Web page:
Despite West Virginia Governor Jim Justice having been vaccinated for COVID-19 and having received his booster shot, he tested positive on Jan. 11 and is being treated with a monoclonal antibody.
After waking up with a cough and congestion the day before he was scheduled to give his “State of the State Address” to the West Virginia Legislature, he progressively worsened, developing a headache as his blood pressure and heart rate increased.
Dr. Clay Marsh, West Virginia’s COVID-19 czar, expressed his opinion that Governor Justice will recover because he has been fully vaccinated, having received a booster dose of the vaccine.
Governor Justice made modern state history by submitting a written address to the West Virginia State Legislature that constitutionally requires an address be given. According to West Virginia archivists, the written address is the first to be submitted in modern times.
At 70, Governor Justice is in the COVID-19 danger zone from an age standpoint, but he plans to follow up his submission of his written message by delivering a “State of the State Address” in person following treatment.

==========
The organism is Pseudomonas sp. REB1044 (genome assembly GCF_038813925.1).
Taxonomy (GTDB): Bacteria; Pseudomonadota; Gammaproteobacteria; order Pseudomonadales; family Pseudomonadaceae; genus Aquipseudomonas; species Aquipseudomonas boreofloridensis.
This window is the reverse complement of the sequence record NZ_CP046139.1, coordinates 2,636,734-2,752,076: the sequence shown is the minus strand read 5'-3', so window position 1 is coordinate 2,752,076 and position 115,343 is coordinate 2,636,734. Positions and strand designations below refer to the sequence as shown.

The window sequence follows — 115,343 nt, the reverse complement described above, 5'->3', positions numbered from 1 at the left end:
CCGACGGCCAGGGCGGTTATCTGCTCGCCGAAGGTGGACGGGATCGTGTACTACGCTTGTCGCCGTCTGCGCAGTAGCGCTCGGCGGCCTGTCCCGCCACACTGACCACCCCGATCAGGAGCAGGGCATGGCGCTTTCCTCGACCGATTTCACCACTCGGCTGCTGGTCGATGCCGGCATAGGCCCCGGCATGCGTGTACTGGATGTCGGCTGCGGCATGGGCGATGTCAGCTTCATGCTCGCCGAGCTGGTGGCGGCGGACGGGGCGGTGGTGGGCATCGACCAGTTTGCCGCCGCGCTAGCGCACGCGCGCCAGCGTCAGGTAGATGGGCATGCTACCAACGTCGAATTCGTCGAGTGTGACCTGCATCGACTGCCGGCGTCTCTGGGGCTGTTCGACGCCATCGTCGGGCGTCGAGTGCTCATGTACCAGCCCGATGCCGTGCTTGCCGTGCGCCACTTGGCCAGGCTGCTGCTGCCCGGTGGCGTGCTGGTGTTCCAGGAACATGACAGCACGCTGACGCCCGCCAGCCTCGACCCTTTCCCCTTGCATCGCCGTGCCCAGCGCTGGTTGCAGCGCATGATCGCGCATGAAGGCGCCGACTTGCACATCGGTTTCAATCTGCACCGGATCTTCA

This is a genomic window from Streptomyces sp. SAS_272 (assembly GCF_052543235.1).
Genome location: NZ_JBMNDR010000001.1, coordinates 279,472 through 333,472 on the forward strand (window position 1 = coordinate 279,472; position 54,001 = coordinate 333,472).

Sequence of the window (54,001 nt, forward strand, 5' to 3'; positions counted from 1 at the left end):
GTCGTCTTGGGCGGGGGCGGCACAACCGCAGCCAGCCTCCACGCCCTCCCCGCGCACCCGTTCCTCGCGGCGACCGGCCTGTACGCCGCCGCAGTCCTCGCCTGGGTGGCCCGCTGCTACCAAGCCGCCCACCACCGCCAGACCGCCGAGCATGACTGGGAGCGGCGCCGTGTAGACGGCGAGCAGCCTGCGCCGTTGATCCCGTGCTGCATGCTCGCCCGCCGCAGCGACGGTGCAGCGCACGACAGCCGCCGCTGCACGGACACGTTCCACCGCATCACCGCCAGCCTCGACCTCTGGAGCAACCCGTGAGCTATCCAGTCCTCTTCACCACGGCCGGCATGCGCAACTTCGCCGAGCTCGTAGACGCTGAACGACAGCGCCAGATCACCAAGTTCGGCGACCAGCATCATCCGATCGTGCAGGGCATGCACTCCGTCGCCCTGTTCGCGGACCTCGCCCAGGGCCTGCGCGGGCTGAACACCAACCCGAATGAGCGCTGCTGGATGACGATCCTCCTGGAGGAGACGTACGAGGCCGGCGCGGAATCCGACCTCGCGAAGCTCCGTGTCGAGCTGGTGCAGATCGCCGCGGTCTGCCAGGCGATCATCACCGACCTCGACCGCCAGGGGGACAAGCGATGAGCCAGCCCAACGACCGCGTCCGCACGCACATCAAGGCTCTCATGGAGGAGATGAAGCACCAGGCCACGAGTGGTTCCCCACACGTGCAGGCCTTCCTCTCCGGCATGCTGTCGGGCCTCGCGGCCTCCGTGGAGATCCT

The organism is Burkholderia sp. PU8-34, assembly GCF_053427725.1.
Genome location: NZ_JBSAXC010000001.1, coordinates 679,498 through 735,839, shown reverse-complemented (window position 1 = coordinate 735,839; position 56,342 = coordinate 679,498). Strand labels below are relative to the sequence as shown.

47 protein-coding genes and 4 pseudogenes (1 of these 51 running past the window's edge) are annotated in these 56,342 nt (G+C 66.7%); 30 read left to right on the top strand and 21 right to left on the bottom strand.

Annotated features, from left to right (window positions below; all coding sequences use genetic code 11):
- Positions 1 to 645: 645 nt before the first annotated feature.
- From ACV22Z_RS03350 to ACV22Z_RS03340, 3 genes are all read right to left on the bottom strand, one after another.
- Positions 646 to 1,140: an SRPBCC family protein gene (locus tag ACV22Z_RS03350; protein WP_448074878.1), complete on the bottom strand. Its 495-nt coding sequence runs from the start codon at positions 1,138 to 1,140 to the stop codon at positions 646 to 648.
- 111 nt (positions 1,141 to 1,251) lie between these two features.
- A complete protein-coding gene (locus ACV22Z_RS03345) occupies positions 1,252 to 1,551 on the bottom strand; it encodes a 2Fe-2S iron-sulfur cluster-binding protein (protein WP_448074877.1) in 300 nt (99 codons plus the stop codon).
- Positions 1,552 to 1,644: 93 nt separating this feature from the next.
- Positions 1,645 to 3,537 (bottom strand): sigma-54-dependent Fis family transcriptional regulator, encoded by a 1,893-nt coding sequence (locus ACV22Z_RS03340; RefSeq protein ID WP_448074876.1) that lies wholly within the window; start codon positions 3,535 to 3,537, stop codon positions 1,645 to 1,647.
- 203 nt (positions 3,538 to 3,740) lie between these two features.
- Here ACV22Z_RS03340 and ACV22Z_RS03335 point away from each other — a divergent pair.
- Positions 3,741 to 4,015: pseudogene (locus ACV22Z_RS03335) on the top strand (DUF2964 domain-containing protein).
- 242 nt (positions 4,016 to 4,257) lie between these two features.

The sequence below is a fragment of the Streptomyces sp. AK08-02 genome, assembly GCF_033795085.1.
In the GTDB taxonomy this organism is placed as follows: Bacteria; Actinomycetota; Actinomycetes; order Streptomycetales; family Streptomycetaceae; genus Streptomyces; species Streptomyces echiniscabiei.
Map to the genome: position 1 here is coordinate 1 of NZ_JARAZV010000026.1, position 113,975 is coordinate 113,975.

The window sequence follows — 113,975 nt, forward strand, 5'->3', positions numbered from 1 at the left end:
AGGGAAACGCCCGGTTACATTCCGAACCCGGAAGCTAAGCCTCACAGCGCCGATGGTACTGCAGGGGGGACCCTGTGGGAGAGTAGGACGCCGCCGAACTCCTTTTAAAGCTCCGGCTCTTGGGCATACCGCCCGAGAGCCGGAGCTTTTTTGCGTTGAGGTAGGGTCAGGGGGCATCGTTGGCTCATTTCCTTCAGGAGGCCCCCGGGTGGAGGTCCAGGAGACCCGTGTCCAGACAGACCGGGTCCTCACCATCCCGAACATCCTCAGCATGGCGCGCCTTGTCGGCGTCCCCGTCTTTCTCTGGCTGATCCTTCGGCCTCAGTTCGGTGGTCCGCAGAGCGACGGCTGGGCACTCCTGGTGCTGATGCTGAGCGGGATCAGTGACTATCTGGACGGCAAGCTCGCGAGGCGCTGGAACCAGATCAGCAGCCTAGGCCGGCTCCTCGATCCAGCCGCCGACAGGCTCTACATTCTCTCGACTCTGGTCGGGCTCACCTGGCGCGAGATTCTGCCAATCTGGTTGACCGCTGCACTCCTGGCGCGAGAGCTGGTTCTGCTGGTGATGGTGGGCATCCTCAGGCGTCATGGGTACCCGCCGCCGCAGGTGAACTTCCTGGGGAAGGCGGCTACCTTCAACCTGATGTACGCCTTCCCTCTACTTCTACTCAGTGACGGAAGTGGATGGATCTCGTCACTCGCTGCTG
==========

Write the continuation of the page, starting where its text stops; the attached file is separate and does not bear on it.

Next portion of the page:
Dr. Marsh, his physician, reported that his symptoms are moderate and expects Governor Justice to fully recover.
None of Governor Justice’s staff tested positive, and First Lady Cathy Justice’s test result came back negative as well.
Contacts Governor Justice has had recently are being tracked down and tested, and W. Va. is now paying $100 apiece to young people as an incentive for them to get vaccinated.
COVID-19 and its variants have now claimed the lives of 5,452 West Virginians since 2020 when W.Va. became the last state to report a person infected with the coronavirus.
Ray Allen is the Editor of the Virginian Review. Mr Allen received his A.B. degree in English and physical education (1963) and M.A. degree in secondary education (1965) from Morehead State University before earning his M.F.A. degree in theatre arts from UCLA (1980) where he majored in writing for motion pictures and television. He retired as an educator in 2004, having taught 11 subjects and having coached five varsity sports during his 41-year-career that led him to teach and coach in Ky., Mich., Calif. and Va.